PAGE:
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Gmail Hacked? The Truth Behind the Alarm




Today’s guest blogger is Derek Lin, Director of Client Relations at SADA Systems.

derek lin sada systems

This week, various news organizations reported that a list of 5 million Gmail addresses and passwords has been leaked online. This, quite naturally, had gotten quite a few people concerned. It has also given rise to a lot of misconceptions. We’d like to debunk these misconceptions and bring some calm to the storm.

Let’s review the facts: the list contains 4,939,090 Gmail addresses and passwords. Some reports state the list is not the result of a single breach, but multiple breaches. This is quite misleading, because it makes it sounds as if Google’s security has been repeatedly compromised. The reality is actually the opposite: Google’s security has not been compromised at all. These passwords were collected not from hacking Google, but from hacking users — that is, when people fall for a phishing scam and enter their credentials into a fake site (misrepresented as Google), their passwords end up in a list like this one.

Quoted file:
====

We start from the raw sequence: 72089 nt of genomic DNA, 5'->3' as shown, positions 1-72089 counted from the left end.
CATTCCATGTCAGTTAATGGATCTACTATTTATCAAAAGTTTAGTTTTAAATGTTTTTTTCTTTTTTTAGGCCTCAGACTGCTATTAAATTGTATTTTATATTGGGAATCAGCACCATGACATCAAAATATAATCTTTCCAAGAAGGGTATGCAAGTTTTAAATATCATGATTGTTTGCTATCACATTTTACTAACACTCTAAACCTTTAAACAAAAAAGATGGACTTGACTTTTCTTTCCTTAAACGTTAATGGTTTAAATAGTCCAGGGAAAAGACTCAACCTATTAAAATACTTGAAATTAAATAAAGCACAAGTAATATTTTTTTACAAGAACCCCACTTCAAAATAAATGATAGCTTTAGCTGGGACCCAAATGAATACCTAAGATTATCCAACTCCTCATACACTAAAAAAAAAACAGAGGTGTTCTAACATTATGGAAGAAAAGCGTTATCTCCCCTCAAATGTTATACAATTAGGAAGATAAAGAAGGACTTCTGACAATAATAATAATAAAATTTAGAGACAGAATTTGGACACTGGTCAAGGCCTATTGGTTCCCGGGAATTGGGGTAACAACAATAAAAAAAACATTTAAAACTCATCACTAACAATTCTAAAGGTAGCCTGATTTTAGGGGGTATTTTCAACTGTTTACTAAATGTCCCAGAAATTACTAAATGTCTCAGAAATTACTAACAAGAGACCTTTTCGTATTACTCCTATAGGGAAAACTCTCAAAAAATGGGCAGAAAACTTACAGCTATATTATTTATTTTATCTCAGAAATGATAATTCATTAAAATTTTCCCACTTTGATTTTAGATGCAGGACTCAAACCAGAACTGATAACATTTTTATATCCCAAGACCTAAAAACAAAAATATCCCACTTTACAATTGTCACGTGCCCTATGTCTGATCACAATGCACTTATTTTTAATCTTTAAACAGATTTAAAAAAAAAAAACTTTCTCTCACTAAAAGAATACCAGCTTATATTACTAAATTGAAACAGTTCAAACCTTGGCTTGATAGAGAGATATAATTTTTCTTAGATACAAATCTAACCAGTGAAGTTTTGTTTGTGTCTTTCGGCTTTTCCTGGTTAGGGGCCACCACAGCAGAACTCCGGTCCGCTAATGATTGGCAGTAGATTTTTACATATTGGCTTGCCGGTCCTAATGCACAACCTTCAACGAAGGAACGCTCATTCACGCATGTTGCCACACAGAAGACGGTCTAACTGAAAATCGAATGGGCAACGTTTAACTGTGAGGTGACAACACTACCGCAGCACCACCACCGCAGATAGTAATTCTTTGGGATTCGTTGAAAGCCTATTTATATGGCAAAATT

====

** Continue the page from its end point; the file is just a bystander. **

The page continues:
It takes a long time to accumulate this much data, so most of the passwords (over 98% of them) are already outdated. Google has access to this list (as well as other lists), and takes proactive action to protect the users who still haven’t changed their passwords. Thus, the value of this list is nowhere near what some blogs would have you believe.
The best thing we can do is to use this event as an opportunity to raise awareness about internet security, and establish more clarity around security issues. To that end, we have compiled the table below to help bring about more level-headed composure:


For additional information that is much more credible than the internet grapevine, please visit Google’s Online Security Blog here.

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